The Monterey-Tippecanoe Township Public Library will be able to issue bonds for building improvements, following the approval of the Pulaski County Council Monday. Ryan Fetters with accounting firm Umbaugh and Associates said the bond issue won’t raise property taxes beyond their 2017 levels, although there will be a slight increase from the current rate.
“The step up in the tax rate’s going to be roughly, on an annual basis, $6.83 for someone living in a $92,000 home,” he explained. “That’s to get us back to where we were prior to this one-year dip. So it’s an additional. That house is paying, in total, $31.05, which would be about what it was paying back in 2017.” For agricultural land, the increase would be about 40 cents an acre.
Fetters said that returning to the 2017 tax rate will allow the library to borrow about $370,000, depending on interest rates. That money will be used on a variety of repairs and improvements to the existing library building.
Architect Harry Mohler said the biggest issue is exterior waterproofing. “The issue is how things were constructed a hundred years ago,” he explained. “The concrete was not like concrete today. It had no steel. We’ve found bricks, all kinds of slate in the actual foundation walls, which just let water though. They’ve had water coming into their basement, just in the hundred-year-old Carnegie, and anytime water gets through the concrete, then it starts to create mold and ruin the plaster.”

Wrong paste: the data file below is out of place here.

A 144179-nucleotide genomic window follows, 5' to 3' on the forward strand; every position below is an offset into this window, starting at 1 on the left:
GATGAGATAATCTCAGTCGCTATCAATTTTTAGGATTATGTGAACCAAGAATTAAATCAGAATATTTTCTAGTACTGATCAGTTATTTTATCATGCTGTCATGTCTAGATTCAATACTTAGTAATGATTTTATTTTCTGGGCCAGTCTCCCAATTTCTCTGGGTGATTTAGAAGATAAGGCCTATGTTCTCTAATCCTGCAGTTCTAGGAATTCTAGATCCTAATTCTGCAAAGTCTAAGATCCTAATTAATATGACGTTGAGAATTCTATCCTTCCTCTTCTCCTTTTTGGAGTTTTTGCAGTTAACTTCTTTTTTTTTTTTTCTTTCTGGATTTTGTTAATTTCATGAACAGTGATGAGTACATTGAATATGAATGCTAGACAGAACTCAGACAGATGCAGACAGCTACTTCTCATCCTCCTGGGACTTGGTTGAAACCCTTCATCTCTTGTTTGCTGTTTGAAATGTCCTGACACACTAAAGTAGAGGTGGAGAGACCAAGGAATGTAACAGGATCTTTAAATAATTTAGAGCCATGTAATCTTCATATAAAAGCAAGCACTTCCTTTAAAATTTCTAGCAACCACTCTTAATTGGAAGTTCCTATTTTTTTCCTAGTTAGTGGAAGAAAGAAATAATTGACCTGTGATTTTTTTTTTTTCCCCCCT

Mohler said waterproofing the foundation will require excavating all around the building, which in turn, will mean that the landscaping will have to be redone. Other planned improvements include sidewalk and parking lot repairs, as well as new outdoor seating and a bike rack.
The fire alarm panel will get an upgrade, and the storage room will get new shelving along with mold damage repair. The library will also get new carpeting, paint, and LED lighting. Plaster will be repaired in the original Carnegie building, and windows will be upgraded according to historic preservation guidelines. The library may also need a new well, among other improvements.
However, the cost estimates are preliminary, and Fetters said that the work will be formally bid out, before the library makes a final decision about how much money to borrow. Council member Ken Boswell urged library officials to keep the borrowing to a minimum, if possible. “If the bids come in under, I would like to see that excess money returned to the taxpayer,” he said, “to bring that tax rate down a little bit, so they get a little bit of a benefit from that.”
The bond will be paid back over a 20-year period.